Hoffenheim have lost three key players in this transfer window, and look as if their Bundesliga status might be in jeopardy after four short years.
TSG 1899 Hoffenheim’s rise to the Bundesliga has been an incredible story, and it’s one that has been read with appreciation, envy and sometimes hatred in Germany. Disliked and disrespected by many football fans as having no tradition and no fans, Hoffenheim have been seen to have acquired success unfairly. Bankrolled extensively by the deep pockets of Dietmar Hopp, founder of the software company SAP and a childhood fan of the club, they have made an astonishingly swift rise to the top. Bernard Reeves, a free lance football writer currently based in Munich, Germany, chronicles their unprecedented rise and ponders whether they are still heading in the right direction.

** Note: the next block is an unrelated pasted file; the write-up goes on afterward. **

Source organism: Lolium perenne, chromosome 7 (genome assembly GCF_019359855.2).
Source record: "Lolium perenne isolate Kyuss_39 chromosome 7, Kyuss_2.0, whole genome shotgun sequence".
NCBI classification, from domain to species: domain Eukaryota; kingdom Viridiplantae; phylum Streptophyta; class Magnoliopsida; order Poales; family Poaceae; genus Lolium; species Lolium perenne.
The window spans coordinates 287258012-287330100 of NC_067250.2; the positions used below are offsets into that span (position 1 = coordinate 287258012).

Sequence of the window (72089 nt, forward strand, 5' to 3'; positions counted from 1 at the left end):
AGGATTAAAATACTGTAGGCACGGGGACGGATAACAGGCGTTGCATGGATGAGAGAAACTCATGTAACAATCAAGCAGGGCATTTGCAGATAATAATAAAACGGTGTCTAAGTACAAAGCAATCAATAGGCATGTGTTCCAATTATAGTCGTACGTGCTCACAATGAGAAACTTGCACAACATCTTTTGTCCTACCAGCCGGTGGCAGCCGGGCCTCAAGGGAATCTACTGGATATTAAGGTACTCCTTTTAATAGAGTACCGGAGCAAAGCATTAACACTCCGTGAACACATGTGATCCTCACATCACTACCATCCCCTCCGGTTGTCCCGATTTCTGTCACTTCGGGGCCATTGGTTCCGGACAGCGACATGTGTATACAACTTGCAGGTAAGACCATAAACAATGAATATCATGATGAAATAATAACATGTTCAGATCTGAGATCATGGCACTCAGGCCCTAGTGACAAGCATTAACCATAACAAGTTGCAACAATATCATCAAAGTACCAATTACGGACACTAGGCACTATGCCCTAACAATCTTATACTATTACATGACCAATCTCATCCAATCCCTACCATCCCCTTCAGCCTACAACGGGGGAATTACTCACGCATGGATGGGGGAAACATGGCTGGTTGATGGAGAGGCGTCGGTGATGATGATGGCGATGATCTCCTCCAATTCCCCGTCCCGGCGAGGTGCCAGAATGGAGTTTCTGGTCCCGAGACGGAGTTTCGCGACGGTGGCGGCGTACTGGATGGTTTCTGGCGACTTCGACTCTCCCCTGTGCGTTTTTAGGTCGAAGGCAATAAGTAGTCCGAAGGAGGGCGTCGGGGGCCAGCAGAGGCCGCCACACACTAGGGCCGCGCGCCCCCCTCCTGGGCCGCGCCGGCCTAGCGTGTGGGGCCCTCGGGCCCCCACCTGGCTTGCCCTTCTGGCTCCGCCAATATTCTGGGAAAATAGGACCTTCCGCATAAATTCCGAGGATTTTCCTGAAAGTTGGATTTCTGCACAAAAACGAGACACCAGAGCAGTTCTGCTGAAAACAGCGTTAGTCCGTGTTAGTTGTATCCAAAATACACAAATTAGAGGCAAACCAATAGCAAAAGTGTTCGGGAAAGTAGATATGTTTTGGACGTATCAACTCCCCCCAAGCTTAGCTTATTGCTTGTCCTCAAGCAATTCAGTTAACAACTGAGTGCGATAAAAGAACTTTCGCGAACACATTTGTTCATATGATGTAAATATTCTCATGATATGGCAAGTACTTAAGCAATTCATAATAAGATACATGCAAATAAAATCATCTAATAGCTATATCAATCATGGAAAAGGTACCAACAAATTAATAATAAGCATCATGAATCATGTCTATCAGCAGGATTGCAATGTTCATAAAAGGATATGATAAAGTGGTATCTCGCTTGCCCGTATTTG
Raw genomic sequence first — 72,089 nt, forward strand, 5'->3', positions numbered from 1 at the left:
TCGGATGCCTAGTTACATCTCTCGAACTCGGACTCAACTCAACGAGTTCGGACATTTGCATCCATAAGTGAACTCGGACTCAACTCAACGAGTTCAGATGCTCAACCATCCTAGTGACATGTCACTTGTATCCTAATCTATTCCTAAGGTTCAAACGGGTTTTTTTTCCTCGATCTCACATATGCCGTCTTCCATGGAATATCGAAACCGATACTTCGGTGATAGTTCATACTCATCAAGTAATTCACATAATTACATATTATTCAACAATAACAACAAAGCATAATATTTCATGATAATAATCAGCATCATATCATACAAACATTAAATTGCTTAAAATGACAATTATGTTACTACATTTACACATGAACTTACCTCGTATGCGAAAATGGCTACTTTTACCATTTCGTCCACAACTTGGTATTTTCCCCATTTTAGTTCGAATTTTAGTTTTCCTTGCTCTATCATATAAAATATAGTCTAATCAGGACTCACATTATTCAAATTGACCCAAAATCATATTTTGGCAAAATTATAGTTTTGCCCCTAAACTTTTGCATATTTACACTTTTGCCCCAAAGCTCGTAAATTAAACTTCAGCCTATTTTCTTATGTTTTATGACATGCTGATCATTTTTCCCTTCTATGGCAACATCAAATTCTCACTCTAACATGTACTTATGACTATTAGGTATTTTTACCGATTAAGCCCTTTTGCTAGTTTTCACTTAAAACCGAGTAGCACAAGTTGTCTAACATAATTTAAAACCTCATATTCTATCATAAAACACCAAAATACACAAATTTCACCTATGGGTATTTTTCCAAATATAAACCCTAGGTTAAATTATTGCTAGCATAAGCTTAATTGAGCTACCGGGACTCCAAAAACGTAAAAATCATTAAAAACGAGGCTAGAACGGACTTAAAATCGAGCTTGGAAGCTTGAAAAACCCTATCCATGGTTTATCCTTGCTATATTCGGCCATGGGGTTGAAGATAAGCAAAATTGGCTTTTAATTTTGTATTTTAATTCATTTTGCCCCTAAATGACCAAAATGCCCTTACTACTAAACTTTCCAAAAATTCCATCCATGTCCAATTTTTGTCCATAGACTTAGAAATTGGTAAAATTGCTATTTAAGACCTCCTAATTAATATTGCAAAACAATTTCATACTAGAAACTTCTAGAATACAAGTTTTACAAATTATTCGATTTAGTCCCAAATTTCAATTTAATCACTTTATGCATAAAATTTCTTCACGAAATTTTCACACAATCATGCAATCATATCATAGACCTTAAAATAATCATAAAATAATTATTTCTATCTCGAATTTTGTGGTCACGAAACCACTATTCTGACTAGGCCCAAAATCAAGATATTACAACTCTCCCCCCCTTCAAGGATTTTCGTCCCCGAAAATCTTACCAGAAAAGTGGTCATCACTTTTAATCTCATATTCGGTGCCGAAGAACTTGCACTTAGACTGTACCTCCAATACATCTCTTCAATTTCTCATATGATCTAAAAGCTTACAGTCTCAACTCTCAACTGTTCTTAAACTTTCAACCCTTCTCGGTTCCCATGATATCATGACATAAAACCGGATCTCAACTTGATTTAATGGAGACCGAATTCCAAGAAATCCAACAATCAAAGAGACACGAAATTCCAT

At the beginning of the 1999/00 season, TSG 1899 Hoffenheim were in the Verbandsliga Nordbaden – a regional league in the state of Baden-Württemberg and the fifth tier of German football. After winning that division, they advanced to the Oberliga Süd, Germany’s fourth division (until the league system was restructured in 2008). A second consecutive promotion thrust them into the Regionalliga (German third division, and the highest amateur league in Germany at that time) at the beginning of the 2001/02 season. Here their progress was halted, but only momentarily. After finishing 13th, fifth (twice), seventh and fourth, they finally entered German professional licensed football by reaching the 2. Bundesliga in 2007. With new players, new investment and a new manager in Ralf Rangnick, TSG finished 2nd in their first season in Germany’s second tier and again achieved automatic promotion, completing an amazing ascent to the summit of German football.